Our four adult children, their spouses and children loved to visit us in Snowmass Village, Colo. And we loved having them. There were times when 15 of us were tightly packed in our mountain home for a holiday ski vacation. Summer visits were wonderful, too, with hiking, biking and just hanging out in the wonderful Colorado mountain air.
Fast forward. Bob and I decided to come off our mountain and settle in a lower altitude. We chose one of the duplex homes, called a Cottage, surrounding the main Lodge of a retirement community in metro Denver. While many of our new neighbors finished their Cottages’ spacious basements, we chose not to. We had loved all the mountain time our kids spent with us in the past. Now we would visit them where they lived, so we did not need to enlarge our home to accommodate their visits.
We moved in October 2008, and by the following March we were spending a month in Scottsdale, Ariz. What fun to go away in the winter. When you live in a ski area, it is almost sacrilegious to travel during ski season—and for 20 years, we never did. Now was our chance. And for the two years we lived together in the Cottage we traveled a lot, visiting the kids and our friends.
Our four families’ claim to fame is that they each lived in a different U.S. time zone, so off Bob and I went across the country for visits. We also visited the grandkids at college and vacationed with friends. After Bob died and I moved into the Lodge, I did not travel much in the beginning. And yes, the kids did come see me. In fact, one of my six great-grandbabies took his first steps in my Lodge apartment.
However now, as a healthy active apartment living widow, I’m on the road and loving it. In 2012 and 2013 I took two overseas trips to visit my son who has been living and working in China; the first visit in Shanghai, and a year later, a week in Beijing. This summer, I visited family in New York City in June, Glencoe, Ill., in July and recently, Washington State.
The Glencoe trip involved my daughter and her husband inviting their three adult kids and spouses, along with six grandchildren under five from the East Coast to Glencoe. It was a busy time, and certainly a wonderful treat for me to see all the babies and their parents.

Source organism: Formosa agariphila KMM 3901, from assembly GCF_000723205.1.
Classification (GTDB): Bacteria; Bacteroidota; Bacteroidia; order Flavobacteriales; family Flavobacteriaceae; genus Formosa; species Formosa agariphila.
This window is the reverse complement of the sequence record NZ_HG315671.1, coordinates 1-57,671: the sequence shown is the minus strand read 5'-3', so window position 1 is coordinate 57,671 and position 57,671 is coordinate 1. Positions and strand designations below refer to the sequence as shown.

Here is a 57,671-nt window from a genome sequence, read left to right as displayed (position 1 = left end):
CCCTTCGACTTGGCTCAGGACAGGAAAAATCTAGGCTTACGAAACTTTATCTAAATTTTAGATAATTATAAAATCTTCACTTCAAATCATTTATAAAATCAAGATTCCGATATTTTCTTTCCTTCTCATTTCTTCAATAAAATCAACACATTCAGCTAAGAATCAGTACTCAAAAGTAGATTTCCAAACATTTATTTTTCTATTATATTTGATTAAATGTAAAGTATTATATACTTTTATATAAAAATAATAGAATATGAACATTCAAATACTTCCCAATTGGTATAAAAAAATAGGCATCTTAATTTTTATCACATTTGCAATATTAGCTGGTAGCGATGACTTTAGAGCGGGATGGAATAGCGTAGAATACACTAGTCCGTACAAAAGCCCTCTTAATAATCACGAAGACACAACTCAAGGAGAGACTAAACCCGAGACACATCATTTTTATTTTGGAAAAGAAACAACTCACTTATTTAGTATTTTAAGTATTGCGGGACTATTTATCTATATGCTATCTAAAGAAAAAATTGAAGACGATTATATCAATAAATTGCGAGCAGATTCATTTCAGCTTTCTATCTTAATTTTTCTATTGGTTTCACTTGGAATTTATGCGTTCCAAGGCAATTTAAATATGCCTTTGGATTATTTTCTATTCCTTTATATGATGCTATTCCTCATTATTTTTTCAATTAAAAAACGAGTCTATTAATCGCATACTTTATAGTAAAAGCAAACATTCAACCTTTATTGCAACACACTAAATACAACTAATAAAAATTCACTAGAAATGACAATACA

Life On the Go
And, finally, to the focus of this essay. What is it like for a great-grandma, me, to travel? First of all, I travel light. I have a suitcase smaller than the standard carry-on, which I wheel through the airport and wait in the aisle of the plane until someone comes along to lift it into the bin. Never a problem. Going through security, I ask someone to lift the case onto the conveyer table. I find that with one look at my wrinkles, everyone is incredibly helpful. I travel economy and always buy my ticket well in advance so I can get an aisle seat. This positions me for an easy pit stop during the flight. And yes, I always board first along with the handicapped folks.
Everyone teases me about packing light. Believe me, it takes much more time to figure out exactly what you are going to need than it does to throw a bunch of stuff into a suitcase. For me, it is worth the time. Besides, I do not mind wearing the same thing frequently or washing my undies.
Coming back from the Glencoe trip, I found myself seated in the midst of a mom, dad and two kids under three. Cute kids, but I had just spent a week with my active great-grands, so I was not in a mood to be my usual interested, engaged seatmate. I decided to tell the dad in the middle seat next to me that I loved kids but his little one was overkill for me that day. That way, I didn’t feel like a mean, nasty old lady ignoring his children.
New York, New York
In New York, my challenge was getting a taxi. I was staying with my daughter-in-law in her Manhattan high-rise. Yes, I visited my son during his two-year consulting job in China and now I was visiting his wife and their adult daughters in New York City. Since Darlene was working, I had made plans to meet some old friends for lunch. No problem. I easily caught a cab, met my friends, ate and we all went our own way.
I wandered around for a bit when it started to rain and I needed a cab to get back to the apartment. Disaster—there I was, country bumpkin, trying to wave down a taxi in the rain in New York City. I was not successful, so I decided to walk to the Hilton and have the doorman help me. What I did not know was that around 3 p.m., the drivers change shifts and there are not as many available cabs. So, tired and wet, I stood in line at the Hilton for 45 minutes before it was my turn to wait for a taxi to show. No deference to age or wrinkles this time.
The middle of August, I went to Washington State. My daughter and her husband are having an interesting empty nest life living in two places. With their two adult children living east, they work in different cities and need residences in both. They each make the two-hour trip by ferry back and forth from Seattle to Port Townsend frequently. For me, it’s a fun, easy visit and I love the variety of the busy city and the sleepy Puget Sound town.
The fourth family lives about 15 minutes away from where I live, and I drive myself to see them. It’s usually a Sunday night dinner at their home.
I well know how age slows people down, as I see it with my senior residence friends all the time. So far I am fortunate, but I have no assurance how long I will be able to manage traveling or even driving to my daughter’s home. All I know is that as long as I can keep getting around, I am going to keep moving.
Written by Margery Fridstein, an author and retired psychotherapist specializing in child development. Margery currently lives in a continuing care retirement community outside of Denver, CO. She is chronicling her senior living experience in the monthly series, “The Last Stop With Margery Fridstein.”